At Mobile World Congress, Facebook announced Ringmark, a browser test suite for building apps on the mobile web. Today, the company announced that it was open sourcing Ringmark, so that anyone can contribute tests. By making ringmark open source, Facebook just did a really good thing for mobile app developers. The goal of these tests is to help developers develop mobile apps that run better in mobile browsers using the Web’s next generation browser tech, HTML5.
Today, developers, have to create a version and a different app for each device iPhone, Android and Windows. While this is fine for Apple, Google and Microsoft as they not only get their online stores filled up but get a cut of the work done by the developers, this tends to make thing more time consuming. HTML5 promises to give mobile apps another option. Apps will run in a mobile browser, not directly on the device. Because all mobile browsers are not all the same, and because HTML5 is very young and still in flux, it’s hard for developers to verify theirs app will run properly in all browsers on all devices.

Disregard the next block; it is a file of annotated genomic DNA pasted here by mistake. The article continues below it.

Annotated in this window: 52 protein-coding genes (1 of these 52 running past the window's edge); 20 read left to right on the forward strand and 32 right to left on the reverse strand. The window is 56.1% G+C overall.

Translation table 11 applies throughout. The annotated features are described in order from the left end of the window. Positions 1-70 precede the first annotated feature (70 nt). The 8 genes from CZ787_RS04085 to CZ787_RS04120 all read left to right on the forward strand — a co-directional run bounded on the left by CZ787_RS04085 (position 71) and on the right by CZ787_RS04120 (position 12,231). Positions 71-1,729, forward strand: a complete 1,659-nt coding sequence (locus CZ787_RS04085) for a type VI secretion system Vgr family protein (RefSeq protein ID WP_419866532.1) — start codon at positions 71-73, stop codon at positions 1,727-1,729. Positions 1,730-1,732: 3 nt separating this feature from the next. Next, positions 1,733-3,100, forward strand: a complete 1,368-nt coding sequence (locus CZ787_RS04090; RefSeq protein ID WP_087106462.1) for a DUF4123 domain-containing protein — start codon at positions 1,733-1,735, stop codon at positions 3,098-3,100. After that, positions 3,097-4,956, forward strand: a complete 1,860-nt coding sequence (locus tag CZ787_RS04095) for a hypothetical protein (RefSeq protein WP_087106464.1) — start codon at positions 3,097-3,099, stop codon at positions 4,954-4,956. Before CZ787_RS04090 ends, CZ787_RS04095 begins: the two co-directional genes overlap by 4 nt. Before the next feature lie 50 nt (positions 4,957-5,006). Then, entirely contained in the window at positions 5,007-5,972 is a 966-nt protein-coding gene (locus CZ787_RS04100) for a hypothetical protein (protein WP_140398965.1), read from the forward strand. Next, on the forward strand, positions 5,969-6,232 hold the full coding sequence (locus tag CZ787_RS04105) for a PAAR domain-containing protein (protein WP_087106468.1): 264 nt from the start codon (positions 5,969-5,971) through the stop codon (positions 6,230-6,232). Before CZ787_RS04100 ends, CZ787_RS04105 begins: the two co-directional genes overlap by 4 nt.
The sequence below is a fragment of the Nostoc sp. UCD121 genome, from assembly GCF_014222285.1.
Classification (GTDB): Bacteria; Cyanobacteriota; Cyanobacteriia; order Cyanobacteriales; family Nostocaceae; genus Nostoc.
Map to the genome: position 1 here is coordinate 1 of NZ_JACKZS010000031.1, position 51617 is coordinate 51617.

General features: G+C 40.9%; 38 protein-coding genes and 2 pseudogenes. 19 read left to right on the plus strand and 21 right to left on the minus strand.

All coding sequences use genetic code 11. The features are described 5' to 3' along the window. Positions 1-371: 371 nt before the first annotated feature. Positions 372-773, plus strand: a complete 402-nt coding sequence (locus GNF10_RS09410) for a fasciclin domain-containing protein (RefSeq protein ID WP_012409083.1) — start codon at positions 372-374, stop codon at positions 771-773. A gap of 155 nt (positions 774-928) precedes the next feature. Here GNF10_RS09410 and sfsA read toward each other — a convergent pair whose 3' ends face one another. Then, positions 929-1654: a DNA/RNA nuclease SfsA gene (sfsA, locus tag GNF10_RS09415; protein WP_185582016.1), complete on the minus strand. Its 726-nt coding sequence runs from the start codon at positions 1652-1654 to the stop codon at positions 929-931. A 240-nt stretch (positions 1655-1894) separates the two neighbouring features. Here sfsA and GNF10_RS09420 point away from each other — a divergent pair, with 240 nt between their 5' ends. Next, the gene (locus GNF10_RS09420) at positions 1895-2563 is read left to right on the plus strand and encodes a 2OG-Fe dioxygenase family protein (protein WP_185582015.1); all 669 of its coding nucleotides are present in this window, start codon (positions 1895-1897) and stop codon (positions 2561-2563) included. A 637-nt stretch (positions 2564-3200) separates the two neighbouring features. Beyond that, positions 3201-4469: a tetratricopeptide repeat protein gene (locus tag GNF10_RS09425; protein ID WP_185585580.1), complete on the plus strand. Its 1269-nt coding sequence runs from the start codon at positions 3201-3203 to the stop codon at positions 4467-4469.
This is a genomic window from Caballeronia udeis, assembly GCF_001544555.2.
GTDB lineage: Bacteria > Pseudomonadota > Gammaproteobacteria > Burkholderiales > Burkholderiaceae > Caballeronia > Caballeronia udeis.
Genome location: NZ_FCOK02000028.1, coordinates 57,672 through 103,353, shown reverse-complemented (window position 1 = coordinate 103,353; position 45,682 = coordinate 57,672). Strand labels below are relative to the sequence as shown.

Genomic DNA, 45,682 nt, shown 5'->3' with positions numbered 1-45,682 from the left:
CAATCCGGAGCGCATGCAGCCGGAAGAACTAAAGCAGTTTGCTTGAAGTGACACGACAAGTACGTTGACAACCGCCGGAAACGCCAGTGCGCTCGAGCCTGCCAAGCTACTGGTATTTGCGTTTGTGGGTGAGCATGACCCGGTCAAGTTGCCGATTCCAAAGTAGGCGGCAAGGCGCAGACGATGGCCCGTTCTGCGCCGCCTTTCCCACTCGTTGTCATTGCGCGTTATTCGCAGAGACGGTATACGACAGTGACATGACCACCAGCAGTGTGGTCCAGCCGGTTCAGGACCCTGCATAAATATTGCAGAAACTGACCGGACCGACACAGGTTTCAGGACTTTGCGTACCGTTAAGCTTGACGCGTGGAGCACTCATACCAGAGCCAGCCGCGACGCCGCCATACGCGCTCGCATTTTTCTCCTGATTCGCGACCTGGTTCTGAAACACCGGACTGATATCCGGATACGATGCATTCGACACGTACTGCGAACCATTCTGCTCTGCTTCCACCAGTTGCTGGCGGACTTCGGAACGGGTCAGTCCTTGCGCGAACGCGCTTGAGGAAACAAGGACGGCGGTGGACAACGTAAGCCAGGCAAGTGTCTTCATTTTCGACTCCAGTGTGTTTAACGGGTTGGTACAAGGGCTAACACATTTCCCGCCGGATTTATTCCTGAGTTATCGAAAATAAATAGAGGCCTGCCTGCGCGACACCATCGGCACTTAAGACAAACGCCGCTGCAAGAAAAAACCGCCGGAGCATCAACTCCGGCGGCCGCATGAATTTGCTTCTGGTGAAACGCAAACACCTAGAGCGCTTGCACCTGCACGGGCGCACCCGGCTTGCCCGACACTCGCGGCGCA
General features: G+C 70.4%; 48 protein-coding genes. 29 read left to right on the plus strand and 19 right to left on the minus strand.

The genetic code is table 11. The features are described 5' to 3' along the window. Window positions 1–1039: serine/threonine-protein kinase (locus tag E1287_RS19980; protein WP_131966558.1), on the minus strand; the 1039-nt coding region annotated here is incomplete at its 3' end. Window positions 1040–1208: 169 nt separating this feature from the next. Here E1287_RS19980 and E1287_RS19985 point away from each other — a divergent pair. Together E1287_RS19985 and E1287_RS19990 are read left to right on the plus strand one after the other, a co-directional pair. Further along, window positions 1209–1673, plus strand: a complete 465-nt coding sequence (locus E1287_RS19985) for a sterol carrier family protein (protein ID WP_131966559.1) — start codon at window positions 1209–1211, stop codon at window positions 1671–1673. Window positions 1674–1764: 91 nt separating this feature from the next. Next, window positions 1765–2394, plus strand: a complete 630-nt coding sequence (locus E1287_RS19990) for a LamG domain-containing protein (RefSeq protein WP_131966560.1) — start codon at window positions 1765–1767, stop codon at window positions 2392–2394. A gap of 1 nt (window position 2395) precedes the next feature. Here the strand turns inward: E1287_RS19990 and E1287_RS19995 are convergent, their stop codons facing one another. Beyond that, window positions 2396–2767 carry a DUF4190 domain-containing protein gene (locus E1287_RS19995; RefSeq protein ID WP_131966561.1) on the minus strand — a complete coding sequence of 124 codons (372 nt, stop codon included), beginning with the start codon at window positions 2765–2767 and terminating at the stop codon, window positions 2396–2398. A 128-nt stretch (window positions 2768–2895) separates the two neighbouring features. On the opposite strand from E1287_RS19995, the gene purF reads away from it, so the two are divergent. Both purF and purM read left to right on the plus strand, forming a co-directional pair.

"The mobile web has great potential, but still needs a lot of work. One of the most frustrating problems was that of fragmentation in mobile browser capabilities and of understanding what’s possible on any given mobile browser," Facebook’s Matt Kelly wrote in a blog post.
That’s where Ringmark comes in. It lets app makers see how their HTML5 app is working on all different types of browsers. It also lets the browser makers (Microsoft, Apple, Mozilla, Opera and of course Google ) how to beef up their browsers to bring better Web apps to mobile users.
Do you think this is a good push to move the web forward by Facebook? Leave us your comments…